On Sunday mornings, our local radio show has a great gospel music hour. The host plays an hour of really moving hymns, Willie or Dolly singing spirituals or some old recordings on a scratchy record player. I’m always happy when I’m in the car at the right time to catch a few songs.

This Sunday, I heard the song, “I saw the light” and it made me think about conversion and about the moment when something is clear – something seems possible that didn’t before or something changes and you can’t (or really don’t want to) go back from this light-filled peace and knowing. You want to eat well, you want to change the way you relate to your partner, you want peace all the time. You want the perks of conversion.

I saw the light, I saw the light

No more darkness, no more night

Now I’m so happy no sorrow in sight

Praise the Lord I saw the light

This song might give the impression that once converted, once you see the light, then that’s it. The event is done and then there’s no more darkness, no sorrow in sight and perhaps at some level this is true. Maybe, with a spiritual conversion, you can feel held by a higher power in a way you didn’t before and that brings great comfort and does, indeed, relieve some existential darkness. But that’s not really all that’s required.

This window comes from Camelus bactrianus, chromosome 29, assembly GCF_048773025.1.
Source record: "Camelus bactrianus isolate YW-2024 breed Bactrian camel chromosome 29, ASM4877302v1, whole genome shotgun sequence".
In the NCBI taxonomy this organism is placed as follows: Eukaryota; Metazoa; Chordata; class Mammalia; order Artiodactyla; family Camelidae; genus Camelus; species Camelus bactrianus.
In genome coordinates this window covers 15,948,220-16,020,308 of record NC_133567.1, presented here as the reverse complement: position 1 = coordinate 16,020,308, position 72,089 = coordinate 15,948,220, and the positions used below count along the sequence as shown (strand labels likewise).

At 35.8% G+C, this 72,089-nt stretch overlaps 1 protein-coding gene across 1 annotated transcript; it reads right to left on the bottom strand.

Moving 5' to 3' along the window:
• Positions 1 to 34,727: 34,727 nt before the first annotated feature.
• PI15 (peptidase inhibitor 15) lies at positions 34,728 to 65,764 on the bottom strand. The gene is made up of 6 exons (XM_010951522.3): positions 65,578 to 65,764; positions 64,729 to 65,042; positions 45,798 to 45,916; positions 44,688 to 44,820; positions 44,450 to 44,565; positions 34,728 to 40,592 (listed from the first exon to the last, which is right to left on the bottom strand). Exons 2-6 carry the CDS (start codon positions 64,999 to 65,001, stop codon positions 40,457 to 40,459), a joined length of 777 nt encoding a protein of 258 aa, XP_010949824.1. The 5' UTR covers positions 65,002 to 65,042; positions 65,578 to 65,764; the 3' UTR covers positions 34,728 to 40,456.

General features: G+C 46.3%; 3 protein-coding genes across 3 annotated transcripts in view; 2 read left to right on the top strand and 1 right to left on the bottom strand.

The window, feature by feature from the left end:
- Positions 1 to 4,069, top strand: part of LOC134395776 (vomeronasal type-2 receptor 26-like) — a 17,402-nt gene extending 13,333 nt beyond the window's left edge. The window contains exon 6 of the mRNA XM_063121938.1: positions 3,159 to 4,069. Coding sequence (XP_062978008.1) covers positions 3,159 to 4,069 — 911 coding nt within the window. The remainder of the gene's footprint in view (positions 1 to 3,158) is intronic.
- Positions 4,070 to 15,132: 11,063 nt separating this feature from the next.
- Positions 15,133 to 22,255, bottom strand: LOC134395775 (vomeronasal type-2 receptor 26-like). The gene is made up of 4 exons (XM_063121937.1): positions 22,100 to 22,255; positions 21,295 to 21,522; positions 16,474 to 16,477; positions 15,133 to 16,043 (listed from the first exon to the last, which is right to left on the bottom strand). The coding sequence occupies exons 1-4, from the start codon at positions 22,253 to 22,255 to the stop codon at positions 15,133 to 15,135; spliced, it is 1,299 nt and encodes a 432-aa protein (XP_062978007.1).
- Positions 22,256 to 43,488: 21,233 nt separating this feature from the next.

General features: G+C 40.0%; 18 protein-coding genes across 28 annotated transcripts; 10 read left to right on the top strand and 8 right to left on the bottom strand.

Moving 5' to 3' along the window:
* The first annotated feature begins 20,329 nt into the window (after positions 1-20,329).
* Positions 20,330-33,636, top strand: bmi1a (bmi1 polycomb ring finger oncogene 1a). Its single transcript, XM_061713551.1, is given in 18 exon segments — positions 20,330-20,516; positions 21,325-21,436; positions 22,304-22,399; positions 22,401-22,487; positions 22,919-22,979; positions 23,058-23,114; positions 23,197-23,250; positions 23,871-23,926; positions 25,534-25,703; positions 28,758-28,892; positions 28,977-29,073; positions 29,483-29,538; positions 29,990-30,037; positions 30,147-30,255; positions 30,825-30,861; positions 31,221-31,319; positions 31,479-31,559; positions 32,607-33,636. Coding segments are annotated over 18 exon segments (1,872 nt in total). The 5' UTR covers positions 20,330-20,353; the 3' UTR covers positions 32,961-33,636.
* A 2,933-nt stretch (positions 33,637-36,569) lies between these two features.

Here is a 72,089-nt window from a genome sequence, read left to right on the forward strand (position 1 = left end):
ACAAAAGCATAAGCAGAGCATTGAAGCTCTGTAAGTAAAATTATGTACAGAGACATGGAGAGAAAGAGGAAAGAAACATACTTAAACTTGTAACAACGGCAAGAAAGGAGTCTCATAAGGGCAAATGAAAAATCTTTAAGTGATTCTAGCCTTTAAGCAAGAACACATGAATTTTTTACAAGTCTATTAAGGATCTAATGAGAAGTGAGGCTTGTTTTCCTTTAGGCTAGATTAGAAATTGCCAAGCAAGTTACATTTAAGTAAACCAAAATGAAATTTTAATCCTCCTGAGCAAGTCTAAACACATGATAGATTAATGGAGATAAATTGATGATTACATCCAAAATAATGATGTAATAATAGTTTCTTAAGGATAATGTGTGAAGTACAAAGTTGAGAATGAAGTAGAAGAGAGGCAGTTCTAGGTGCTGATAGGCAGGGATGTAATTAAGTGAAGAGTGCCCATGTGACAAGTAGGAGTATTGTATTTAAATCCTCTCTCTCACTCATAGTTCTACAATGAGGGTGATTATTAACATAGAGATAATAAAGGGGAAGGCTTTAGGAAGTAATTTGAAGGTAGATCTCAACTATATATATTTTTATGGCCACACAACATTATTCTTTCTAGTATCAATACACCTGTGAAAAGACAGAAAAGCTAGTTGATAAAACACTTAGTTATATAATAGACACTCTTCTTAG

If your conversion is of the ‘healthy eating’ variety, then true conversion, real life change, would come from the day to day eating choices that you make. You might see that eating cheetos and icecream in front of the tv every night is having a negative impact on your life. You might see the light, but if you don’t implement the change, then there will still be sorrow and darkness in the form of declining mental and physical health.

If I realize that the relationship I’m in isn’t good for me and have this light of knowing but I don’t take steps to change the problematic stuff in the relationship, then the knowing doesn’t lead to the end of that particular source of sorrow either.

I fully believe that we can lessen our suffering and that of others. It can be born of our own choices and actions and it can come through grace. I’ve seen it happen in my life. But this idea that we can have an experience, even one that truly changes how we behave and how we see, and then there’s no more night ever, is misleading.

At the end of the day, there’s still night. We need it. We need the time to rest and digest and to experience the other stuff that happens in those dark quiet hours. Bats, opossums and many other phylum of creatures do their best work at night. If we try to convince ourselves that it no longer exists, there will be some serious cognitive dissonance.